US tourists visiting Dublin are being told to keep valuables safe, avoid walking alone after dark and “keep a low profile” so they don’t become victims of crime.
The US embassy in Dublin said in a statement on its website billed as a “security alert” that US nationals should exercise “good personal security practices while travelling” after “a number of recent incidents”.
All citizens should “be aware of their surroundings” and avoid having expensive items on show or carrying valuables in outer pockets on backpacks.
Urging people to “be vigilant”, the statement warns them that “pickpocketing, mugging, and ‘snatch and grab’ theft of mobile phones, watches and jewellery can occur. Keep a low profile”.
Stephen Termini, a US tourist in his 50s, was injured in an attack on Talbot Street in Dublin last week while Taoiseach Leo Varadkar met and apologised to Ukrainian actor Oleksandr Hrekov after he needed stitches following an assault.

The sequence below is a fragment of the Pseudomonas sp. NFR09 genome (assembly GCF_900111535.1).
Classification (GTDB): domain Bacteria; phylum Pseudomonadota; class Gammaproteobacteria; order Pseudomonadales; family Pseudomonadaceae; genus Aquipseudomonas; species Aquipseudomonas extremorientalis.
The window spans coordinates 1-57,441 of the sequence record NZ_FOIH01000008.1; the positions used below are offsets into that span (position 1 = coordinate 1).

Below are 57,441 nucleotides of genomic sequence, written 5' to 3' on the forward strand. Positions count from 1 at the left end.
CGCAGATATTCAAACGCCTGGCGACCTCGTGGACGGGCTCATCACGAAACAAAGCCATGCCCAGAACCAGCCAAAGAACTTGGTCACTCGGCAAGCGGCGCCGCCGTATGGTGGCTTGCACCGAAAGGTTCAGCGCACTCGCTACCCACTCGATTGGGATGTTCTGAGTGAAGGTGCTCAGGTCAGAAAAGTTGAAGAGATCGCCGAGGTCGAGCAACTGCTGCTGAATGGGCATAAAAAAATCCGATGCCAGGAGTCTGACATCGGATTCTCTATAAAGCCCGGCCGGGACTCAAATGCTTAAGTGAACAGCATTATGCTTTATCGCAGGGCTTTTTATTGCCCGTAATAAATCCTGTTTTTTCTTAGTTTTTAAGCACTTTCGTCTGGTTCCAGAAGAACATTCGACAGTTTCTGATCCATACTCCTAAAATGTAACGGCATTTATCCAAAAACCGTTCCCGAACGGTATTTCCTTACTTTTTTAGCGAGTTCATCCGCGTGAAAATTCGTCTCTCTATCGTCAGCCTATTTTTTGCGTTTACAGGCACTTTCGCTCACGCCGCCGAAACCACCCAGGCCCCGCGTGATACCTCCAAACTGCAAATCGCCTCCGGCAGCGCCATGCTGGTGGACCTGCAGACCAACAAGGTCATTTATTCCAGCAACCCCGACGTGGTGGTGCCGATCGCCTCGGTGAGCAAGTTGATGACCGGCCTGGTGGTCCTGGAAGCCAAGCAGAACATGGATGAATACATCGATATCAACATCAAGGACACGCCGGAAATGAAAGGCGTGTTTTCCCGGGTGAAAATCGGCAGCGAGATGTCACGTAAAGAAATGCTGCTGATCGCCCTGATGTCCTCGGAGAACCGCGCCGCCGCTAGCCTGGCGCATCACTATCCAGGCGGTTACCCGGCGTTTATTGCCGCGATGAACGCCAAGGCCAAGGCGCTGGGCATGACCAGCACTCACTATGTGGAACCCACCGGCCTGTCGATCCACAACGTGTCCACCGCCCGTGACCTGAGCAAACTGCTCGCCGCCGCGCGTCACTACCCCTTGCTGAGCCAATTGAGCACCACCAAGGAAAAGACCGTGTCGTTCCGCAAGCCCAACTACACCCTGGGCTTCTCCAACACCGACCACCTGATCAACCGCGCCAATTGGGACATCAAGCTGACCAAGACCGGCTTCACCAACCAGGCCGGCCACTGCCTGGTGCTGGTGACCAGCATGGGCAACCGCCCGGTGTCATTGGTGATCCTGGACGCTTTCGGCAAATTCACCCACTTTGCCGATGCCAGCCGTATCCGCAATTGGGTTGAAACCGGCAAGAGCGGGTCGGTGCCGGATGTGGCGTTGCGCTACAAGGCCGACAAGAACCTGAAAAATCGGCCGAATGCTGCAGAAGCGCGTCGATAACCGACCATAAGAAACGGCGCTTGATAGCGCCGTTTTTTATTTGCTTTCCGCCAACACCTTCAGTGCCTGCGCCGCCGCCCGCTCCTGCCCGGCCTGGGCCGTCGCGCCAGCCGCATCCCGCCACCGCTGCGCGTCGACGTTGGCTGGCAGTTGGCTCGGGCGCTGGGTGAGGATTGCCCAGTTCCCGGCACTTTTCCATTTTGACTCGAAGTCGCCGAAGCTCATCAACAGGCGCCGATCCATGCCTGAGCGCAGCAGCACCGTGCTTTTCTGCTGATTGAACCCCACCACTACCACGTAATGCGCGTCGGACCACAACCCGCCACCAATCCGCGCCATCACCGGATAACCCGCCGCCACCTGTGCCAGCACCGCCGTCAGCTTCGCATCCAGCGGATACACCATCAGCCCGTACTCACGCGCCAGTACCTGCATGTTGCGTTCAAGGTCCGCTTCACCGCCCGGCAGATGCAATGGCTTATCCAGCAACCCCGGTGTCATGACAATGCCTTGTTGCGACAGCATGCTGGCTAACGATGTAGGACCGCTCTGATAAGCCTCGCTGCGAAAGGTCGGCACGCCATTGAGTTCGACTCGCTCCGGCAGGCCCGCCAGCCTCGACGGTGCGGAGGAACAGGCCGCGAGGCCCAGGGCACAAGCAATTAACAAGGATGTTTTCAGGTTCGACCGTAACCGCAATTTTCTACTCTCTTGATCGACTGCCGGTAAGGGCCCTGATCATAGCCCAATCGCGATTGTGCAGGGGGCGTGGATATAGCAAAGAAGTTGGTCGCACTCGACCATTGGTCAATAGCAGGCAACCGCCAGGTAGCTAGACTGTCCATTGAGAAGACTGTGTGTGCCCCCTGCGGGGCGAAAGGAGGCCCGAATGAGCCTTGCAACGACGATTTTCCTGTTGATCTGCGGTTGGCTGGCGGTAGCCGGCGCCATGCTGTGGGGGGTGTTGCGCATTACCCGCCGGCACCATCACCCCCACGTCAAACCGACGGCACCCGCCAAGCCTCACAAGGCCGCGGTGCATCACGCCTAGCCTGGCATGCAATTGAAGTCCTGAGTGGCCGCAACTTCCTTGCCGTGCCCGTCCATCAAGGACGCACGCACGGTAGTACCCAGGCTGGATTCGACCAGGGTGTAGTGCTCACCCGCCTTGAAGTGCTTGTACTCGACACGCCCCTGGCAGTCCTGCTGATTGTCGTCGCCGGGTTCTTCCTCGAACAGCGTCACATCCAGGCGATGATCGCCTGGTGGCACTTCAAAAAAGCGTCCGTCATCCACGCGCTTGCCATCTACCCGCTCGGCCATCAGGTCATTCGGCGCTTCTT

Irish minister for Children and Youth Affairs Roderic O’Gorman said “significant assaults” in parts of Dublin will worry both tourists and locals, but said community work is ongoing to address anti-social behaviour.
Addressing calls for more officers on Dublin’s streets, Mr O’Gorman said the government’s approach included youth support and youth diversion projects as well as an increased police presence.
He told RTE Radio there had been “some very significant assaults in an area of our inner city and I’ve no doubt that causes real concern to people travelling through those parts of the city, but most importantly to the communities living there”.
This week, Mr Varadkar said this year’s target of recruiting 1,000 new police officers would be a challenge, but there was a need to be “tough on public order offences”.
He said people are being “attacked all the time” on Irish streets, which is “not something we can accept”.